FEATURED GUEST:

-Kyrun Silva of Taurus Comics

FEATURED RECORDING EQUIPMENT:

-Tascam DR-40

FEATURED LOCAL COMIC SHOP:

Empire’s Comics Vault

FEATURED EXISTENTIAL WESTERN WEBCOMIC:

Long John

FEATURED MUSIC:

-“Road Music” by D. Bethel

Con Artists #02 – StocktonCon, pt. 2

Con Artists #02 – StocktonCon, pt. 2

With the first day of StocktonCon completed, Kyrun and D. Bethel begin the second day by getting in the car and driving down the 99 to Stockton. It’s early, they’re tired, they’re going wherever the conversation takes them.

While this morning conversation doesn’t touch on conventions or marketing strategies, they dive deep into a major aspect of comics culture: continuity. It’s at the heart of a lot of stories and in the hearts of a lot of fans, often to the point of taking despicable actions when a creative team makes changes that they don’t like.

They examine their own thoughts about the importance of continuity as well as why, it seems, so many people hold continuity with the highest possible value. Also, for some reason, the conversation dives deep into D. Bethel’s own biases when it comes to mainstream comics and how––and if––he overcame those biases.

OTHER EPISODES:

LINKS:

  • “Shortcast 45 – The Cure for Canon Shift”: An episode of A Podcast [ , ] For All Intents and Purposes where D. Bethel and Andrew Asplund have a long conversation about the necessity of (or problems caused by) continuity in fiction.
  • “Shortcast 68 – Swinging Gates”: An episode where D. Bethel and Andrew Asplund discuss “ComicsGate”, the vitriolic (and dangerous) reaction of some fans at attempts by the industry to include more diversity and modern sensibilities in mainstream comic books.

––––––––––––––––––

Special thanks to Kyrun Silva for agreeing to this experiment (and for driving us to and from the convention). Thanks to Ben Schwartz of Empire’s Comics Vault for hosting the table.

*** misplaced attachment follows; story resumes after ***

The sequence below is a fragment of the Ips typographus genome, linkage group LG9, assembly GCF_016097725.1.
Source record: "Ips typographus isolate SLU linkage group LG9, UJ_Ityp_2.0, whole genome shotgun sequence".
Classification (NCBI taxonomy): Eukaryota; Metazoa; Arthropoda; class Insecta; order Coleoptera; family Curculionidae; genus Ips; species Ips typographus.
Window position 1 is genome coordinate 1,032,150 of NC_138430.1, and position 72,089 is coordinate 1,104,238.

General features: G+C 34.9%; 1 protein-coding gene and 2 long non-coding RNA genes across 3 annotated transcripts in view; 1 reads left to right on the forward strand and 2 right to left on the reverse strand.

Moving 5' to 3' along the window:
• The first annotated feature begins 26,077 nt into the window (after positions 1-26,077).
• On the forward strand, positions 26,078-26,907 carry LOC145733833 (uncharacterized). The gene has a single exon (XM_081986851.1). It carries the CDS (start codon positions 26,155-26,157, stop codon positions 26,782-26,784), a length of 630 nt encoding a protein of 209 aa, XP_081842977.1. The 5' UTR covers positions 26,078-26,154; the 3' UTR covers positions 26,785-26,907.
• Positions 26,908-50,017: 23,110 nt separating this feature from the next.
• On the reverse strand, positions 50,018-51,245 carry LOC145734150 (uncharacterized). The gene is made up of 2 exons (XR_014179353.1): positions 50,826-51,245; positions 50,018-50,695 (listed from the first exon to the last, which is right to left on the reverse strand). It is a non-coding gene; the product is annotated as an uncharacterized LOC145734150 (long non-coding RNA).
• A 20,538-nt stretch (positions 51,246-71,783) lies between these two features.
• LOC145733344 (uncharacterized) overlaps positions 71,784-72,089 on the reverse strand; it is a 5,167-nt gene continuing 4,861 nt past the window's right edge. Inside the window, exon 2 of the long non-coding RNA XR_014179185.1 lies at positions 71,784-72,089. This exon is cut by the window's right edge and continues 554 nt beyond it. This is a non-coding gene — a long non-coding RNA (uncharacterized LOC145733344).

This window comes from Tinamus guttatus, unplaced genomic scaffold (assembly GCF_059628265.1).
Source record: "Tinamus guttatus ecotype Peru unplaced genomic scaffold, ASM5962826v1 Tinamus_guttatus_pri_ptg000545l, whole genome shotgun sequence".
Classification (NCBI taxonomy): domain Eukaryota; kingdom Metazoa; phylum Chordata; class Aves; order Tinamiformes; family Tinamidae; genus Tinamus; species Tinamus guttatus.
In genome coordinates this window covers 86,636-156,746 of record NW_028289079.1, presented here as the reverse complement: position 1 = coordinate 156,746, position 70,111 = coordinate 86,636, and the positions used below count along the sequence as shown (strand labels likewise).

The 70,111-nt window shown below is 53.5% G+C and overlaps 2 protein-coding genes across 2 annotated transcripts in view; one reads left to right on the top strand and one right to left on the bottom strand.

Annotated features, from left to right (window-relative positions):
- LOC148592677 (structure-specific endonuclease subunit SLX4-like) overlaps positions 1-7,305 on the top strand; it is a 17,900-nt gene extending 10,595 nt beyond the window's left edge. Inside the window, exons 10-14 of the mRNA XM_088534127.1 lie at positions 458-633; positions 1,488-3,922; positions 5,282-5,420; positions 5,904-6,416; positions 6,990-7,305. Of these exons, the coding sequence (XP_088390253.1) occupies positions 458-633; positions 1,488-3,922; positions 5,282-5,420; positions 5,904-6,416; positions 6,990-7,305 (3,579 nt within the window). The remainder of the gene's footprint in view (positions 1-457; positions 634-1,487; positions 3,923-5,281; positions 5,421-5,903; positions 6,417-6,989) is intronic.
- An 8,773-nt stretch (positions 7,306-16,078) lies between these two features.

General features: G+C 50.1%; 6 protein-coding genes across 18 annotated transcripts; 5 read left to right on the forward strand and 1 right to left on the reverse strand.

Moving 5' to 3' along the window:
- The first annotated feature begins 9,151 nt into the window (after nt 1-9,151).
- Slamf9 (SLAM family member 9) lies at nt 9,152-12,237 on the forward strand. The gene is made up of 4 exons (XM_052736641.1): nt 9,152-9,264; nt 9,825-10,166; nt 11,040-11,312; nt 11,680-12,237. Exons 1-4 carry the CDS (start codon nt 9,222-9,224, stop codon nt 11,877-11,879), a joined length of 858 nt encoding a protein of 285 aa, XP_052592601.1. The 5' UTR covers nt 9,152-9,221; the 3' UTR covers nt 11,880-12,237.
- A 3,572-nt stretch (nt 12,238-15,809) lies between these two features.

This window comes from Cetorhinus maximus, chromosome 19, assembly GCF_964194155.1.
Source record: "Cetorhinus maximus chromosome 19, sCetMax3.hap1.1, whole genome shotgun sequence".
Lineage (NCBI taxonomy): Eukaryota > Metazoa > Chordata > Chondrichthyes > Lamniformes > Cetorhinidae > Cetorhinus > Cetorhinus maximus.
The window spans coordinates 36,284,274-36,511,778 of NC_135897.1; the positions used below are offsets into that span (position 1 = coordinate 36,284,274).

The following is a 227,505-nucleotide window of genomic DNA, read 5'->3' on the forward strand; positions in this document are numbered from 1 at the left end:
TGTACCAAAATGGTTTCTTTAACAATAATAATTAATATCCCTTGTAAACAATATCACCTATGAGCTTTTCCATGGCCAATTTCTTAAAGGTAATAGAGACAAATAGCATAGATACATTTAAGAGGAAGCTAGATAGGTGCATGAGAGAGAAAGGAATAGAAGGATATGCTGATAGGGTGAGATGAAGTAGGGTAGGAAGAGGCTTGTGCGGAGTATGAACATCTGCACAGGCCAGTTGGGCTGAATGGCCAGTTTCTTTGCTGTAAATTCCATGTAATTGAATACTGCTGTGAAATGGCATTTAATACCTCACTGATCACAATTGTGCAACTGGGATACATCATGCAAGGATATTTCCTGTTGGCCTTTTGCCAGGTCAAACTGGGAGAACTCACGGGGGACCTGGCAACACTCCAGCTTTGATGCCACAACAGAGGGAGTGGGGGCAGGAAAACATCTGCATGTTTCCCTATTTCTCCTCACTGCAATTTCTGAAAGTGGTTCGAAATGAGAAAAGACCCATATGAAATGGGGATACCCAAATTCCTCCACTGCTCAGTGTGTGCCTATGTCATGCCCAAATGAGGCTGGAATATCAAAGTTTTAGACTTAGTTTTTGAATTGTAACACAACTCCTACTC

FEATURED GUEST:

-Kyrun Silva of Taurus Comics

FEATURED RECORDING EQUIPMENT:

-Tascam DR-40

FEATURED LOCAL COMIC SHOP:

Empire’s Comics Vault

FEATURED MORNING BEVERAGE:

-Hot Tea, Brand: Yorkshire Gold

FEATURED BAD X-COMIC ANNUALS CROSSOVER EVENT:

Shattershot

FEATURED MUSIC:

-“Road Music” by D. Bethel

Con Artists #01 – StocktonCon 2018, pt. 1

Con Artists #01 – StocktonCon 2018, pt. 1

Welcome to the only briefly previously announced, limited series, side-podcast called Con Artists.

Hosted by D. Bethel, what you’ll hear over the next three weeks––posting on Tuesdays––is a conversation between D. and Kyrun Silva, another independent comic creator based in Sacramento known for founding the imprint, Big Tree Comics, before leaving and starting a more focused venture with Taurus Comics, as they drove to and from this year’s StocktonCon where they shared a table in the Artist Alley.

Day one table setup D. Bethel shared with Kyrun Silva of Taurus Comics at StocktonCon 2018.

Starting on the drive home from the first day of the two-day event, the discussions of Con Artists are much less focused than that of the main show, A Podcast [ , ] For All Intents and Purposes, and instead follow the natural progression of the conversations as they occurred.

That being said, the conversations revolve around a clustered group of comics-focused topics: making comics, reading comics, and selling comics.

In those topics, D. and Kyrun talk about their history of comicking, the books and characters they grew up loving, and the art of tabling and selling at a show like StocktonCon. It’s two guys talking shop while driving down the freeway. Though it’s an experiment disguised as a side project, [ , ] For All Intents and Purposes is proud to host the limited series and we hope those listening enjoy it.

OTHER EPISODES:

  • Con Artists #02 – StocktonCon, pt. 2 : The drive to StocktonCon to start Day 2 of the show. They discuss the importance of continuity, the level of fan engagement and ownership over continuity, and Dan’s strange reading habits growing up.
  • Con Artists #03 – StocktonCon, pt. 3: Where Kyrun and D. talk about the breadth of indie comics, writing comics, and dive headfirst into personal nostalgia.

–––––––––––––––––––––––––––

Special thanks to Kyrun Silva for agreeing to this experiment (and for driving us to and from the convention). Thanks to Ben Schwartz of Empire’s Comics Vault for hosting the table.

FEATURED GUEST:

-Kyrun Silva of Taurus Comics

FEATURED RECORDING EQUIPMENT:

-Tascam DR-40

FEATURED LOCAL COMIC SHOP:

Empire’s Comics Vault

FEATURED VEHICLE:

-2003 Ford Expedition

FEATURED HIGHWAY:

-CA-99

FEATURED MUSIC:

-“Road Music” by D. Bethel